A little less than a year ago, my husband did a somewhat unusual thing for a man over 30. He joined the Air Force.
At the time, I had no idea what to expect. All I knew was that we had a newborn baby and a 3 year old. We had no idea when he was going to leave, but we did know that he had a year of training ahead of him, at least. I was genuinely panicked that he might be sent off to Officer Training within weeks of our son’s birth (he wasn’t). I was also terrified of how I was going to manage as a solo parent of 2 little humans while he was training – some trainings would require him to be away from us for at least 9 weeks or longer. I was certain that my self-care would tank and if you’ve ever read my blogs before you know how essential I believe self-care to be for everyone, so I was already nervous, cranky, and sad.
7 months into military life, I’m not veteran military mama, but I have done 2 long stints of solo parenting and I’ve learned a thing or two about self-care as a solo parent.
I’m going to let you in on a secret:
I am way better at self-care when my husband isn’t around.
You’d think the opposite would be true. With my husband around to share life adventures and parenting with, the common assumption would naturally be that I would have more time and more opportunities for self-care.
The reality is that when he is around, my self-care tends to drop off a bit.
Now before you start thinking that we have a very traditional family with “traditional male/female role,” we don’t. My husband does almost twice the housework that I do when he’s around, which is a rude awakening to me every time he’s away.
It’s not that he doesn’t value self-care. It’s not that he doesn’t want me to take care of myself. It’s that when he’s around, we spend more time working on “relationship care” than self-care.
When my husband is home, we try to spend more time together. We even go to the grocery store together, just to be with each other. Cheesy, I know. We’re in love. Super duper in love. What can I say?
The point is that when he is home, we share time. Not only are we trying to make time to spend together, but we are also trying to share quality time with our kids.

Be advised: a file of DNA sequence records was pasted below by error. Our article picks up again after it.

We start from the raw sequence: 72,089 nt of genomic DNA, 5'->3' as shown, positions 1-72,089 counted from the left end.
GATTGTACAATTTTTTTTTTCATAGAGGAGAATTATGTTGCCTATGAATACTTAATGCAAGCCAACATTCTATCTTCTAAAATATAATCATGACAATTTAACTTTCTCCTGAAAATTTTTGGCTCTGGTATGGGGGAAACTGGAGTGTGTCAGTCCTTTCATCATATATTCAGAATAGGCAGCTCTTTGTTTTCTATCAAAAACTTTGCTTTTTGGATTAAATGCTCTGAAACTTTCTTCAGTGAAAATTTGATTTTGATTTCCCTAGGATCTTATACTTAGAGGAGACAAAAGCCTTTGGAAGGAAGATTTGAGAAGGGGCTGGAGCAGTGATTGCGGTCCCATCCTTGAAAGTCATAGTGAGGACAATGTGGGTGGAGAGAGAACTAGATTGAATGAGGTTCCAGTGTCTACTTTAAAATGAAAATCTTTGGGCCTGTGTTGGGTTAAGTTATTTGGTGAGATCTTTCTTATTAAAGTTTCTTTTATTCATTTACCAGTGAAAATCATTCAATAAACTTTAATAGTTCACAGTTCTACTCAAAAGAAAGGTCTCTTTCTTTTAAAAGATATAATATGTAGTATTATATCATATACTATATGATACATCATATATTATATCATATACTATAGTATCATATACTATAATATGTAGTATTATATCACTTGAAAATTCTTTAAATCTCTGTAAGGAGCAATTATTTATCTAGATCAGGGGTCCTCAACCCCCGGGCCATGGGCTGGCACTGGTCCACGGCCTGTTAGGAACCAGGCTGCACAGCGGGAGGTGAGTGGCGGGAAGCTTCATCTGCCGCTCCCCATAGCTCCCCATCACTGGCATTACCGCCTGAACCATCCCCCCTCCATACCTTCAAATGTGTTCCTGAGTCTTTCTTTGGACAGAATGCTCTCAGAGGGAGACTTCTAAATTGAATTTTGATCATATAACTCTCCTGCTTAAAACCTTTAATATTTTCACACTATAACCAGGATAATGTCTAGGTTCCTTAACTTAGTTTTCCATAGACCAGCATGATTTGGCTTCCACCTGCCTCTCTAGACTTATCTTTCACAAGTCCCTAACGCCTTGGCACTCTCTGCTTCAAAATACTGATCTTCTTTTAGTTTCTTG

This makes it extra hard to make time for me.
And yet it’s super important to make time for me within all of these other important demands on my time. When I don’t make time for self-care in the midst of the chaos of family life, I start to forget what actions and habits fill me with delight. I forget to value my own time. I forget what it feels like to take care of myself, which makes me feel neglected and lost, even when surrounded and supported by my amazing family.
I recently wrote about the necessity of self-care as an act of personal empowerment. It’s nice when other people do wonderful things for you that make you feel good, but it’s even ore satisfying when you choose to do wonderful things for yourself.
The surprising silver lining of solo parenting is that I have more control over my time. There’s that extra housework I mentioned, but honestly, some of that falls by the wayside in favor of painting with watercolors, reading for pleasure, and going to bed early.
Each time I’ve solo parented, I’ve been able to add in new routines and habits that I’ve wanted to integrate into my daily rhythms for years. I’ve rediscovered my creativity through watercolor panting and I’ve finally found the best time for a meditation practice. I’m also doing a restorative yoga pose every single night before I go to bed which has improved my ability to fall asleep faster and sleep more deeply – at least when I’m not being woken up several times a night by an unhappy and uncomfortable teething baby.